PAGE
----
Just got back to Bangkok from Malaysia and Cambodia. Meant to post this when I landed in Malaysia but the budget guest house we booked had nonexistent wifi. So be prepared for a flood of posts this week!
First up, Cambodia. We made a short trip to Siem Reap to see the temples of Angkor Wat.
Three days was enough to see just about all the major temples, take a cooking class, visit the museum and take an afternoon off. We were running out of things to do by the end.
Couple of initial observations: As soon as you step out of the airport, there’s no mistaking how very rural Cambodia is. It is the definition of a “developing” country. The road from the airport to Siem Reap town is lined with farms on both sides, plus a few emaciated cows.
The town itself has one main street for tourists lined with bars and restaurants on one side, a street market with knick knacks on the other. There are two or three other major thoroughfares locals use to commute to jobs in the city from the country, but that’s it. Very few stoplights. There are virtually no roads with more than one lane in each direction, and there’s usually a large open dirt ditch with several feet of standing water on either side. Mosquito repellent is highly recommended here.
Imagine a dusty Cancun, but smaller and no beach. Siem Reap, population 120,000, has sprung to life almost purely to serve tourists visiting the temples. Beer is cheap (50 cents a glass) but everything else is about twice as expensive as Thailand. Read: It’s a tourist trap.
Business is done in U.S. dollars, although it’s common to get change in Riel. The exchange rate is 4,000 Cambodian Riel to the dollar. However, unlike in Myanmar, no one cares if your bills are folded or slightly worn.
Traffic is organized chaos, but it’s not so scary because there are very few cars or trucks on the road — it’s mostly motorbikes, bicycles and tuk tuks at less than 20 mph. Cambodian tuk tuks resemble mini-carriages, larger than Thai tuk tuks, with two bench seats that can seat three or four people facing each other. Thai tuk tuks carry a max of two passengers.
The main cluster of temples are about 10 minutes by tuk tuk from Siem Reap. It’s called the “small circuit” — there are three recommended temple routes that tourists follow.
The night before our small circuit tour, I panicked because the hotel informed me there was a dress code to visit the temples: pants below the knees for women. I didn’t read anything about this in the guidebooks (or else I skimmed over it). I felt rather foolish since I did have light pants back in Bangkok, but left them behind thinking it’d be unbearably hot here. As it turned out, since we’re traveling in monsoon season, the heat wasn’t so bad given we had overcast skies and downpours in the afternoons.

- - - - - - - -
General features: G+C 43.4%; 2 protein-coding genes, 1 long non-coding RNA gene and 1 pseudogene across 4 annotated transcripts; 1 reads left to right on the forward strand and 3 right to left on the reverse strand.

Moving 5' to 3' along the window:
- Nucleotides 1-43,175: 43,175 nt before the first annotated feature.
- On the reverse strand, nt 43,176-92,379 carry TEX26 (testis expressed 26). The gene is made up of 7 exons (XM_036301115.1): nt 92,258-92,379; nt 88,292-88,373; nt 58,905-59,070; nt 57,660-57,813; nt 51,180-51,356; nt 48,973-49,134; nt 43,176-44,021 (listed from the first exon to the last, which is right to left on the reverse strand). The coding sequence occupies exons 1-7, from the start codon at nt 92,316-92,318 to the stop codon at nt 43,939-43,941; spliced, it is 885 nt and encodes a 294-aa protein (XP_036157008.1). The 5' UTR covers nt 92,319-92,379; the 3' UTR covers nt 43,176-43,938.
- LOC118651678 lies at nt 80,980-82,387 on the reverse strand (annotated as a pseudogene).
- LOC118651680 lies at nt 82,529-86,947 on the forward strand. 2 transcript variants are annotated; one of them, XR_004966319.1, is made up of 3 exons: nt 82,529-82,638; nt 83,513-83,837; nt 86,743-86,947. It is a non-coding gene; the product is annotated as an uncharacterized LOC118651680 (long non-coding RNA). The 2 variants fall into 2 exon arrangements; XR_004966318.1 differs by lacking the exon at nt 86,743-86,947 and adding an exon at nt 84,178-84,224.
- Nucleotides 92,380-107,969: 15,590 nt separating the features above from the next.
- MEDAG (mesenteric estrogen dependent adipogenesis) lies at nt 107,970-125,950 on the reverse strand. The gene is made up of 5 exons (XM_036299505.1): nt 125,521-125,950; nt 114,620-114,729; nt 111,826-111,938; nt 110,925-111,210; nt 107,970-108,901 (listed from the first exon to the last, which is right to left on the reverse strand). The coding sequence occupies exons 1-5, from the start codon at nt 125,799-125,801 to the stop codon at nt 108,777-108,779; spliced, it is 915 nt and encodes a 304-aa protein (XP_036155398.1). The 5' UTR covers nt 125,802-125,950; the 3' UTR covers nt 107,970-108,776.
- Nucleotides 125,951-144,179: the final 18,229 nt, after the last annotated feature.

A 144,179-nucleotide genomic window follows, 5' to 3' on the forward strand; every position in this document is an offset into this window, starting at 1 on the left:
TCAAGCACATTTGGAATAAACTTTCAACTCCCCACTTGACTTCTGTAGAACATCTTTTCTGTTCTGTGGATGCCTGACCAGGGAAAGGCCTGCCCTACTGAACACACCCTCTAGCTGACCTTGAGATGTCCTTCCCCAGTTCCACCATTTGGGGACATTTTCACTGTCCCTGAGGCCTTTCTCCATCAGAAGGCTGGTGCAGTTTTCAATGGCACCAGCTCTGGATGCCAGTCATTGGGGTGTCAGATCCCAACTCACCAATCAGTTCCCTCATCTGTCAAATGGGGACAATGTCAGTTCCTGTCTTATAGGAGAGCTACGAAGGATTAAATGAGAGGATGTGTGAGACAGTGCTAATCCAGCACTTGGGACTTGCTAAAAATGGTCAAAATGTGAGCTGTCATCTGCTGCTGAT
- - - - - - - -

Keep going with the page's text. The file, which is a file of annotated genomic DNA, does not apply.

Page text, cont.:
Karl had a great suggestion and the next morning I wore his giant baggy basketball shorts. They did cover my knees. We showed my costume to our private tour guide and he said that would be fine.
Here was our agenda for the three and a half days we were in Siem Reap, most of it decided the day we landed:
Sunday: Land at 1pm, settle into hotel, hit “Pub Street” main street for dinner
Monday: Hire a guide and tour the Small Temple Circuit (including Angkor Wat), beginning early at 7am to miss the crowds and heat.
Tuesday: Take a break from the temples, take a Cambodian cooking class in the morning to learn to make fish amok curry, a Cambodian specialty. Visit Angkor National Museum in the afternoon.
Wednesday: Hire a car to visit two far-off temple gems of Bataey Srei (intricately carved 10th century temple made with pink sandstone) and Batang Mealea (100 percent overtaken by nature). Both temples are a little over an hour’s drive from Siem Reap. Flight out at 4pm.
If I were to do it all over again, I’d see the museum first. Comments from visitors in the museum guest book say the same thing. The guidebooks really get it wrong advising people to hit the temple trail right away.
At the museum, the three eras of Cambodian history are broken down for you and the styles of different temples explained. It gives you so much more context and background for visiting the temples.
I had a richer experience seeing the two temples on Wednesday simply because we had visited the museum the day before. I understood where the temples belonged in the temple timeline continuum. I knew very little about Hinduism or Buddhism when we arrived, but after visiting the museum I could recognize a few important Hindu stories depicted in numerous carvings, the “Churning of the Ocean of Milk” for example, and the role of the turtle and the serpent. And I got why there were statues of bulls in front of different temples, or serpents at every entrance. The bull is named Nandi, he’s Shiva’s mount.
We spent a lot of time with our guide, who I heard about through friends of friends. He charged an insanely reasonable $30 for two people and a full day of touring. Our tuk tuk cost $20 for the day. The car was a little steep, $60 for the faraway temples tour, but it’s impossible to see those by tuk tuk. (We were told that a car is usually $70 for the faraway tour during high season, but who knows?)
Our guide told us a lot about Cambodian culture, way of life and the country’s agrarian economy. Topics for another post to come. I took hundreds of photos, haven’t had time to weed through all of them yet. Another post to come for those too. Meantime, here are just a few.